After several years in New York City, former student Brandon Branscum has come back to Montana Western to share his expertise with the drama department.
Although he will only be here for a short time, Branscum is excited to be back in Montana. “ I’m here to teach and direct. Then it’s back to the grind in New York. I haven’t been able to see any games yet which is disappointing, but I did get a chance to update my western gear.”
Branscum is a Montana native. He grew up in Helena and went to Capital High School. Along with acting, he also played football and studied political science at Montana Western.
New York City is a long way from Dillon, Mont., both literally and figuratively. I asked Branscum how people react when he tells them where he is from.
“A lot of people from New York think Montana is in Canada. When they ask, I tell them there’s nothing to do here, we still go to the bathroom in outhouses, all that stuff. I just wanna keep Montana the way it is, keep more people from moving in and messing things up.”
I asked Branscum if he had always planned on moving to a big city after school. He replied, “Definitely not. I was the drama club president, and I took the club to see a play at UM. While we were there, I saw that they were holding auditions for the New York Conservatory.”
The New York Conservatory for Dramatic Arts is a prestigious and intensive school for actors. Branscum stayed behind an extra day to audition.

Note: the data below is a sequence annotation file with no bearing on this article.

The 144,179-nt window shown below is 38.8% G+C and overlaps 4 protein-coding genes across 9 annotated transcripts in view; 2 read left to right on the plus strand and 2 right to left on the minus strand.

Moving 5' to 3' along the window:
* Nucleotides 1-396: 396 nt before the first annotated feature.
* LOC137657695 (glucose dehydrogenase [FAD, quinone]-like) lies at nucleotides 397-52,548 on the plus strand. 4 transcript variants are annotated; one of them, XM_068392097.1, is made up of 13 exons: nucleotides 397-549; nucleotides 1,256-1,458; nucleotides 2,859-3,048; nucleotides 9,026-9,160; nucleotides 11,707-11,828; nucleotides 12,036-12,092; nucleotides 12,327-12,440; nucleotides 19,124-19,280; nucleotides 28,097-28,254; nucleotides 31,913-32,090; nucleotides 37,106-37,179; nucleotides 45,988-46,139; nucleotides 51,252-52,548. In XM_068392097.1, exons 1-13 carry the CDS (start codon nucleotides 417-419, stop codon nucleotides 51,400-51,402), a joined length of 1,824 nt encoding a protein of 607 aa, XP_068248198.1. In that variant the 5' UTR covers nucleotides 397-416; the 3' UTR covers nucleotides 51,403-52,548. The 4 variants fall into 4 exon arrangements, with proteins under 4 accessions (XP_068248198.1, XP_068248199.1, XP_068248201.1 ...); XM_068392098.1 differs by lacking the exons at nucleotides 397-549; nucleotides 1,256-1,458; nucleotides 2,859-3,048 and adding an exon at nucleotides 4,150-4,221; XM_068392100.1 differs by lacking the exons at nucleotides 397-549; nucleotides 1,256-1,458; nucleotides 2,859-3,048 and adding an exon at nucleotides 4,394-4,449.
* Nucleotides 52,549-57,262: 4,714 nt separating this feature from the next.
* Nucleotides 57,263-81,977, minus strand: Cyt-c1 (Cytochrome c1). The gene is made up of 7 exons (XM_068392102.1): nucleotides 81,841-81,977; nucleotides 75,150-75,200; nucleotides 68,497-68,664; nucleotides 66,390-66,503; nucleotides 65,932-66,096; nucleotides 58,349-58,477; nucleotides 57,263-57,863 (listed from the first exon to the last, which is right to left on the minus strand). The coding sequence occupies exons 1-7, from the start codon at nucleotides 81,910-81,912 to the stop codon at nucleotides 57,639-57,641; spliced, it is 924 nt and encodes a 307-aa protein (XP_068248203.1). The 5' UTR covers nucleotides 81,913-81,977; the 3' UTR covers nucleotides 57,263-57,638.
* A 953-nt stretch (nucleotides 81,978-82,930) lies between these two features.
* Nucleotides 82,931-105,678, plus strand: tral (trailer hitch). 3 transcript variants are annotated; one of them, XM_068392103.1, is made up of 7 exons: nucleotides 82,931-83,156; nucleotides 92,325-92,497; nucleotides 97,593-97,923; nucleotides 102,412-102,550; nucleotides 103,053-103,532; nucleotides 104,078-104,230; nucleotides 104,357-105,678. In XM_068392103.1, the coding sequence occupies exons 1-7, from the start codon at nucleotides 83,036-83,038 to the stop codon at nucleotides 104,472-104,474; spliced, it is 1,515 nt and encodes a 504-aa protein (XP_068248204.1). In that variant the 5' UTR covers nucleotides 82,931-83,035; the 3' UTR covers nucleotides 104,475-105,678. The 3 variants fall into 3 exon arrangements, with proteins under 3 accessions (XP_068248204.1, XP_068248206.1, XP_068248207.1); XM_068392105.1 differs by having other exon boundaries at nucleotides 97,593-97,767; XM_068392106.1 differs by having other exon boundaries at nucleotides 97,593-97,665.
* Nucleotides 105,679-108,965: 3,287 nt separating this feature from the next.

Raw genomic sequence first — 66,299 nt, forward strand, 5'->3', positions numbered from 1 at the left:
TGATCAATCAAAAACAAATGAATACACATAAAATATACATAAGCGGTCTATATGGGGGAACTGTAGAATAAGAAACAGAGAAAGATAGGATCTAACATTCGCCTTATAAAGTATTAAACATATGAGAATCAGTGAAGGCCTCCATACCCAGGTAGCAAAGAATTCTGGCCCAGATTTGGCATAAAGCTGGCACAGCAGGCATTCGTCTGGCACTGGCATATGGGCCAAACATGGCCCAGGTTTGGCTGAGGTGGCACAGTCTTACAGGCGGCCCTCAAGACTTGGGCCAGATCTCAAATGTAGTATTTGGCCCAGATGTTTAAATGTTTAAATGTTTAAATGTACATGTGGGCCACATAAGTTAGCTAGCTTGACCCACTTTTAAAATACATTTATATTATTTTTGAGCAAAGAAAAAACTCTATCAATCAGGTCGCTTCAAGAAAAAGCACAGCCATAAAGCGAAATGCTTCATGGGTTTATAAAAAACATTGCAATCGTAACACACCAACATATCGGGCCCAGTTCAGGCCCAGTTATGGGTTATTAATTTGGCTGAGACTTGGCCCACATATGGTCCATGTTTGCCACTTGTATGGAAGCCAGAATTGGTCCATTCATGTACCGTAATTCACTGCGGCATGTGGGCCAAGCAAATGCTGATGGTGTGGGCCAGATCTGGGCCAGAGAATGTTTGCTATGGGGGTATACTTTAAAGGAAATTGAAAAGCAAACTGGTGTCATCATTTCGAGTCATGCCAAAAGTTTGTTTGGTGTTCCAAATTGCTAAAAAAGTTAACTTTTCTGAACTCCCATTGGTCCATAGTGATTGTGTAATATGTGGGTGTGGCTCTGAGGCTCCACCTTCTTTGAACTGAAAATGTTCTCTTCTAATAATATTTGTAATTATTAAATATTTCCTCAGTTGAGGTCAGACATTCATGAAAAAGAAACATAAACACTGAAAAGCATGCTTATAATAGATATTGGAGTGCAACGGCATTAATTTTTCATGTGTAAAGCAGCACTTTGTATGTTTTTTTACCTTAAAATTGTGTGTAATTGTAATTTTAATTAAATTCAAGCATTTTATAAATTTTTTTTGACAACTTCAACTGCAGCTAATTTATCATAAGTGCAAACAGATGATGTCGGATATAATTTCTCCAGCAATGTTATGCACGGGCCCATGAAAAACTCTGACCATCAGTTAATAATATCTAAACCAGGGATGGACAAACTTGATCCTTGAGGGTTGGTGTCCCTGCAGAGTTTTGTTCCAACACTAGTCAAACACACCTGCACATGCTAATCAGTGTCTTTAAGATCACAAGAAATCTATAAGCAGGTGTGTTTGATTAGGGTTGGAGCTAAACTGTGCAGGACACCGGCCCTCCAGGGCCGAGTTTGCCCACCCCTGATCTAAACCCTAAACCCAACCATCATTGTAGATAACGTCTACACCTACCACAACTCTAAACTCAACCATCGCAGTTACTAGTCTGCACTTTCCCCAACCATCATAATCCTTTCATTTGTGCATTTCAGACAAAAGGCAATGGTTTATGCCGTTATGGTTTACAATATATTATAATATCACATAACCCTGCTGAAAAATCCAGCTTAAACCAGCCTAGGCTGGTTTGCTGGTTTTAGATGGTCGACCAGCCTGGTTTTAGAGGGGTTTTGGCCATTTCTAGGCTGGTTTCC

“I had to memorize a monologue in a couple of hours. I thought I did terrible, but then I got the call. I had a scholarship for a three-program. I was a junior at the time, and I left right away.”
Now that he has completed his program at the conservatory, Branscum works in several aspects for the entertainment industry.
“I work with many different casting companies in New York. Being on the other side of a casting call really helps me with my own auditions.”
On whether he preferred acting on camera or for the stage, he said, “The theatre is my passion; that’s my love. In ‘Our Town’, there’s a part where I got to speak directly to the audience. I got to look people in the eye. It’s more personal. There’s no screen, nothing separating you from the audience.”
Regarding his decision to direct “And Then There Were None”, he said, “It took me a while to pick a play. Agatha Christie is one of the best playwrights of all time. I thought this play would be very relatable to Dillon. It’s a classic. It’s simple. It’s not glitzy or glamorous. It’s about the dialogue. It’s very low-key, but at the same time so intense.”
Branscum was exceedingly positive when speaking of his experience with the local actors. “Honestly, the students here are better than most actors I see in New York. It’s very easy to direct them, and they’re all so unique. A lot of actors in New York lose that.”
Finally, I asked him what he missed most about Montana.
“I’m so excited to be back at my Alma Mater. Montana is where I found my passion. Montanans are so honest and open. No one can really understand how it works unless they’ve been here. Everyone’s friendly; there’s a sense of community. We have each other’s backs.”
“And Then There Were None” will be performed Thursday through Saturday, March 23rd through the 25th. The next week, the production will conclude with three shows starting on March 30th and ending April first.